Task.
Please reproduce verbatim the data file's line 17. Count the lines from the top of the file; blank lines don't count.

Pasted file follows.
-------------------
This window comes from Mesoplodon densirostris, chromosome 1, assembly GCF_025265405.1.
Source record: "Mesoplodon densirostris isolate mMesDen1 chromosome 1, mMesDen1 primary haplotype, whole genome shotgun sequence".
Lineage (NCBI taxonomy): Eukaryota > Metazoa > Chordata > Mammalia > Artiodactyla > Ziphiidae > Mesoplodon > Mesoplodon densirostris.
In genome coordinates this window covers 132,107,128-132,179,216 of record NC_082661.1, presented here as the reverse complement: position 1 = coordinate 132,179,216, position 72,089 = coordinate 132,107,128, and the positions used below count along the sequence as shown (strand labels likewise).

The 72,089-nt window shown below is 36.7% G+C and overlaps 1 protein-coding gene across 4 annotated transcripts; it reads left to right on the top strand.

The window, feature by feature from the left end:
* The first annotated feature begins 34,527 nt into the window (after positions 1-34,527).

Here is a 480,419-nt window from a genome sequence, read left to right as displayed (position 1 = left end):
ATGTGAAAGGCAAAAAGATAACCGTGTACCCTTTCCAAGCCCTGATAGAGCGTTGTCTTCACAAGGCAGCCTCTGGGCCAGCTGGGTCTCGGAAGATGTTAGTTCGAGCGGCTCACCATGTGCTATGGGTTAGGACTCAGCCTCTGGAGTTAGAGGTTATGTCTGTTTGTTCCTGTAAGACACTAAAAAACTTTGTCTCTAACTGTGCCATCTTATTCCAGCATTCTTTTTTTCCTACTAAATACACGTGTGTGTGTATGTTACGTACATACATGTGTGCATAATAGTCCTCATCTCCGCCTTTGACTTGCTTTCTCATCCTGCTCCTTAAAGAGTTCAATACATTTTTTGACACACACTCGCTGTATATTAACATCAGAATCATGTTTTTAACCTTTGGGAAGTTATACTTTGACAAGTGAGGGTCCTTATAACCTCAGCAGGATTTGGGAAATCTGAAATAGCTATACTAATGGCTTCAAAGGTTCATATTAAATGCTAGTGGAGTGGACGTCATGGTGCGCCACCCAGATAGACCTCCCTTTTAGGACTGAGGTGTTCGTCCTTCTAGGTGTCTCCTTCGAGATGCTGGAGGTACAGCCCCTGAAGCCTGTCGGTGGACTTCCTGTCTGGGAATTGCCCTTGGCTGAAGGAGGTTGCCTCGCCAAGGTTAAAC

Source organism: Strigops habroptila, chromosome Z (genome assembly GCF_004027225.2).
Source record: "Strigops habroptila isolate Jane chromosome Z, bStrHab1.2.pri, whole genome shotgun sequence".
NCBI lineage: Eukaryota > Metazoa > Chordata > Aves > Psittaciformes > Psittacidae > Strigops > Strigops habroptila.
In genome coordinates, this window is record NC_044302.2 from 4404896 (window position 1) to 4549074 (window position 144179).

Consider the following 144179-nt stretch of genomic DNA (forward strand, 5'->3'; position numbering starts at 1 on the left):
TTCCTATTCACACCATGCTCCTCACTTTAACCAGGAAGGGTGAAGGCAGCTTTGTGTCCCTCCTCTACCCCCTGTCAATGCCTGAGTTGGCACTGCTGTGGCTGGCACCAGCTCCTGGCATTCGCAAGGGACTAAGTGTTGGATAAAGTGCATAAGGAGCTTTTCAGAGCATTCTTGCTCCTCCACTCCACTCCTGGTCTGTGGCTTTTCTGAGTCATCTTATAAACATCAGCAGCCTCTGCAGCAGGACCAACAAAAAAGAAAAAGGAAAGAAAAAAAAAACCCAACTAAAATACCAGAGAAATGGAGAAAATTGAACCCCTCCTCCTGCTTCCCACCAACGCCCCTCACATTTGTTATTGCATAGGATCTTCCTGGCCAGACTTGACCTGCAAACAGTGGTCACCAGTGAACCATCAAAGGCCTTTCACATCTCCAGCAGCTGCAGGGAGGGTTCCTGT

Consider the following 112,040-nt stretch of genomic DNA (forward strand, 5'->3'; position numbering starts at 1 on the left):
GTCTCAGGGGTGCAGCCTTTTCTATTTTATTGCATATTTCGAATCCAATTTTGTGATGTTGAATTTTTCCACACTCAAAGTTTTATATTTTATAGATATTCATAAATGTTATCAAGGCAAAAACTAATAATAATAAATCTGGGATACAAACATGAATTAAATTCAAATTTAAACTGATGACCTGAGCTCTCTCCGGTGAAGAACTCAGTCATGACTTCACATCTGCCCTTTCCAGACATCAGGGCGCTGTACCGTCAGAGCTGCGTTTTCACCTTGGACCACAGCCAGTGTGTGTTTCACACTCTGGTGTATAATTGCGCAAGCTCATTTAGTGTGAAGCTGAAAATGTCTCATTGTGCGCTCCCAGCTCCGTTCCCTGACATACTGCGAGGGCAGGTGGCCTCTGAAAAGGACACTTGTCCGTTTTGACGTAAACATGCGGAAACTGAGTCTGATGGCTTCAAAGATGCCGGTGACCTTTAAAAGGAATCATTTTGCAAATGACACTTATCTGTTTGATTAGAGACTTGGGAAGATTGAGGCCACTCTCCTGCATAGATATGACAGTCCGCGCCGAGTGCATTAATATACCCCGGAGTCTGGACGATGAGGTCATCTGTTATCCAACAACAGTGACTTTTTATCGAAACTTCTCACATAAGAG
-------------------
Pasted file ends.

GTCTCAGGGGTGCAGCCTTTTCTATTTTATTGCATATTTCGAATCCAATTTTGTGATGTTGAATTTTTCCACACTCAAAGTTTTATATTTTATAGATATTCATAAATGTTATCAAGGCAAAAACTAATAATAATAAATCTGGGATACAAACATGAATTAAATTCAAATTTAAACTGATGACCTGAGCTCTCTCCGGTGAAGAACTCAGTCATGACTTCACATCTGCCCTTTCCAGACATCAGGGCGCTGTACCGTCAGAGCTGCGTTTTCACCTTGGACCACAGCCAGTGTGTGTTTCACACTCTGGTGTATAATTGCGCAAGCTCATTTAGTGTGAAGCTGAAAATGTCTCATTGTGCGCTCCCAGCTCCGTTCCCTGACATACTGCGAGGGCAGGTGGCCTCTGAAAAGGACACTTGTCCGTTTTGACGTAAACATGCGGAAACTGAGTCTGATGGCTTCAAAGATGCCGGTGACCTTTAAAAGGAATCATTTTGCAAATGACACTTATCTGTTTGATTAGAGACTTGGGAAGATTGAGGCCACTCTCCTGCATAGATATGACAGTCCGCGCCGAGTGCATTAATATACCCCGGAGTCTGGACGATGAGGTCATCTGTTATCCAACAACAGTGACTTTTTATCGAAACTTCTCACATAAGAG